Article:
Heading northwest on Hwy 58 towards the town of Tehachapi the railroad tracks are close to the highway. Their route is clearly not straight enough to accommodate high speed trains and new tracks with many tunnels would be required. The tracks I was following belong to the Union Pacific (UP) Railroad and the UP does not allow any passenger traffic on its rail. That is why a bus connection is required between the Lancaster Amtrak Station and Bakersfield Amtrak Station.
The tracks crossed from one side to the other side of Hwy 58 several times prior to entering the town of Tehachapi. I left the highway and entered Tehachapi in order to stay close to the tracks and immediately stumbled upon the
Tehachapi Train Station which had been turned into a museum. I got out of my car to take a picture of the station just as an “Amtrak California” bus passed through town. It was about the size of a typical Greyhound bus and looked nearly empty.
Tehachapi is an old railroad town and I walked into a store appropriately named “Trains Etc.” where Lionel trains are sold and spoke with the owner. He explained that tourists still come to watch freight trains go around the famous “Tehachapi Loop”; a circle of track designed to climb elevation much like roads that climb elevation via “switch-backs”. He spoke of how there had been no passenger rail traffic through Tehachapi for many years and that the HSR tracks would bypass Tehachapi without stopping.
He went on to explain that while the UP only allowed freight on their tracks, most of it was Burlington-Northern-Santa Fe (BNSF) freight (85%). Perhaps this explains why the BNSF Railroad is more willing to cooperate with the CHSRA than is the UP. BNSF and the UP are really in a partnership using UP tracks. This means the BNSF tracks are severely underutilized. However, the Union Pacific tracks didn’t look too busy either as I had yet to see a moving train.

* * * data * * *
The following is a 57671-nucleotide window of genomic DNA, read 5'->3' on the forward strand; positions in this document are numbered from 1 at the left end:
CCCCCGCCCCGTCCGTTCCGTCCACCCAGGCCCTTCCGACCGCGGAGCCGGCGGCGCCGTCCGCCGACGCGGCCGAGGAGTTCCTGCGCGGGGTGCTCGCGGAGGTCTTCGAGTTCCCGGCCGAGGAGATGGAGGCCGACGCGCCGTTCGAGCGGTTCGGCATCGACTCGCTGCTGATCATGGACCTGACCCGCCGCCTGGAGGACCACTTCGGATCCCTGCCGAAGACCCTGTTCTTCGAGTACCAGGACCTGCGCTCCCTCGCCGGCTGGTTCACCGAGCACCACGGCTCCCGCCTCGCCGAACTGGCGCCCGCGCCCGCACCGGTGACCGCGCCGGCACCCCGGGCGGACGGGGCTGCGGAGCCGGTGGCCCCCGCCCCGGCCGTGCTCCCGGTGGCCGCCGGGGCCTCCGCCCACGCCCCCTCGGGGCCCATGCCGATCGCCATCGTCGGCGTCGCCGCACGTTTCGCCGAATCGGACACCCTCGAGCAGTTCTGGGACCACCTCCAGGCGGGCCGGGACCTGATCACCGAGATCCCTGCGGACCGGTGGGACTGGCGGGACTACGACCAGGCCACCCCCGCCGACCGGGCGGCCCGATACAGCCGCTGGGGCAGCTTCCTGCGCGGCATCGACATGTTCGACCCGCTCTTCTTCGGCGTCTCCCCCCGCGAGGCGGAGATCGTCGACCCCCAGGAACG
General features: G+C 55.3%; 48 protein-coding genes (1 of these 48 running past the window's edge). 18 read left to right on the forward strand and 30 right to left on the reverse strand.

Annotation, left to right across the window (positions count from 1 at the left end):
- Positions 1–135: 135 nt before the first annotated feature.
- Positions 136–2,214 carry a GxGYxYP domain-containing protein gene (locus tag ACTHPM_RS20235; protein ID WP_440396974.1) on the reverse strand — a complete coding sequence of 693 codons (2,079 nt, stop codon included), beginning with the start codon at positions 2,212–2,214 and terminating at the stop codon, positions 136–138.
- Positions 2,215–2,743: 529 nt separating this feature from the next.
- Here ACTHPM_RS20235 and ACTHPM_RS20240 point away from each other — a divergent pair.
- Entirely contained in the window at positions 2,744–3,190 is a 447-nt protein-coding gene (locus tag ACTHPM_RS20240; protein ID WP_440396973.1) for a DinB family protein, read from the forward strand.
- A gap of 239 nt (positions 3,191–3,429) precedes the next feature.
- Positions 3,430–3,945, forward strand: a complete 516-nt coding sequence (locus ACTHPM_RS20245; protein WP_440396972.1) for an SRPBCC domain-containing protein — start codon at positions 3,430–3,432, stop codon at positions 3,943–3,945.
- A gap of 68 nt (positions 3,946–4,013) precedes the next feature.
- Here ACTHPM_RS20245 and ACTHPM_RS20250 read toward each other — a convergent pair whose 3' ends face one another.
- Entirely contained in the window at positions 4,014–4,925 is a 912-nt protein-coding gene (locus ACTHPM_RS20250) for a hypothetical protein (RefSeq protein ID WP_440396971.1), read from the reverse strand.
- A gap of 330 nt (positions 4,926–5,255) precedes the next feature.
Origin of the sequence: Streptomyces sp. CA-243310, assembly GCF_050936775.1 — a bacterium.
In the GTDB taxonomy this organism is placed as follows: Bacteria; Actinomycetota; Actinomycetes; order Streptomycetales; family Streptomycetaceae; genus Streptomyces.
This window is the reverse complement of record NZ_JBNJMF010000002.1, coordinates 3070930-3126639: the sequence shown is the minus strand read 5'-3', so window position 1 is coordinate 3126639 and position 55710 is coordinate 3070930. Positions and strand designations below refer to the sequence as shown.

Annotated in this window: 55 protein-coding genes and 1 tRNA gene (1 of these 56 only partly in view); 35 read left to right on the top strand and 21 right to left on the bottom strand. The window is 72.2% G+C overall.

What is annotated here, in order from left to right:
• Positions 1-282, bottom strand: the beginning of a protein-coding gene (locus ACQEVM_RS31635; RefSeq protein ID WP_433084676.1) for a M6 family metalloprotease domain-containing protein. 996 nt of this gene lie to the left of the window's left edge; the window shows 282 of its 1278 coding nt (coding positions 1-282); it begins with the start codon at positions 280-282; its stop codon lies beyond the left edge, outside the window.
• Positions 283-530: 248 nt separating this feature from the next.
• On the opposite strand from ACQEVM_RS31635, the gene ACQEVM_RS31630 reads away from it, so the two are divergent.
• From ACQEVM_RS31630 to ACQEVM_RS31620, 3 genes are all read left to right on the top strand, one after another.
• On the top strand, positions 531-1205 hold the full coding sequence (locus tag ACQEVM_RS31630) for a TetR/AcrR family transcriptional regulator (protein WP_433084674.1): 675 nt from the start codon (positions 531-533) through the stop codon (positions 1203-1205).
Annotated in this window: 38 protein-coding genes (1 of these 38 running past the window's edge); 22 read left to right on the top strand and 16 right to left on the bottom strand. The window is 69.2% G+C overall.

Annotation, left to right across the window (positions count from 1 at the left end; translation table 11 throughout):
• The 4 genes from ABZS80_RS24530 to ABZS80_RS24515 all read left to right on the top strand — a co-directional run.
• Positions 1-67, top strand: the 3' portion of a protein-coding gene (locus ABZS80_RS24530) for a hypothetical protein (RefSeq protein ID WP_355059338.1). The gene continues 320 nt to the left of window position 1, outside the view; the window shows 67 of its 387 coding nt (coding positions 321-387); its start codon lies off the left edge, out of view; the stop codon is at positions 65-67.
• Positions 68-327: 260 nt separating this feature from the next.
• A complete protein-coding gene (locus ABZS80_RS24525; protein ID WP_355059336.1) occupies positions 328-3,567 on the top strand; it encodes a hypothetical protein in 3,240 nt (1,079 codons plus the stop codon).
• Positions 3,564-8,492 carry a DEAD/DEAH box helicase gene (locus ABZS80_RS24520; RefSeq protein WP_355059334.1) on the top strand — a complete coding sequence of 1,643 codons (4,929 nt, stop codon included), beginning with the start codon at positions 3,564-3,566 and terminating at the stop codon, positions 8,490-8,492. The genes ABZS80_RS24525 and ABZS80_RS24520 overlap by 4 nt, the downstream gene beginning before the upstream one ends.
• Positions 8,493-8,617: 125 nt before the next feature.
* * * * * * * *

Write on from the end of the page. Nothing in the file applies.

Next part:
After driving through Tehachapi the tracks once again went close to Hwy 58 and I got back on the highway continuing towards Bakersfield. The tracks followed Hwy 58 for about another 10 miles. An observer can clearly see two tracks paralleling each other (evidently one for northbound traffic and one for southbound traffic) except where the track goes through a tunnel. Tunneling is expensive and it appears that when spending private capital it is not cost effective to build multiple tracks through tunnels. Signals and sidings are used to safely direct trains through the tunnels along a single track. This type of economy will not be possible with HSR due to its fantastic ridership estimate that initially envisions 128 northbound and 128 southbound trains crossing the Tehachapi’s every day (each carrying up to 550 passengers).[Note 2] Eventually the tracks diverged from the highway view and I simply enjoyed the ride over the mountains.
After driving through the mountains and entering the southern end of the Central Valley and the outskirts of Bakersfield. I stopped where Bena Road comes in from the north and begins to parallel Hwy 58. I could see the railroad track once again and I was now at the northern end of the Tehachapi Section.
The third and final section of the Palmdale to Bakersfield HSR segment is named the Edison Section and it runs parallel to Bena Road for 11.1 miles before ending at the intersection of Bena Road and Oswell Street in Bakersfield. I got out of my car and took more photos of where the this $3.9Billion (at last count and does not include trains or electrification of track) [Note 3] segment of California’s HSR will terminate. The photos document the railroad tracks running through a very poor section of town; lots of trailer parks and mobile homes. It is amazing that CHSRA officials talk of how high speed rail will increase property values and spark new business along the route when in fact the opposite always seems to have been true in the past as these photos attest.
Footnotes supporting what is said in this article are shown below.
page 85, Table 1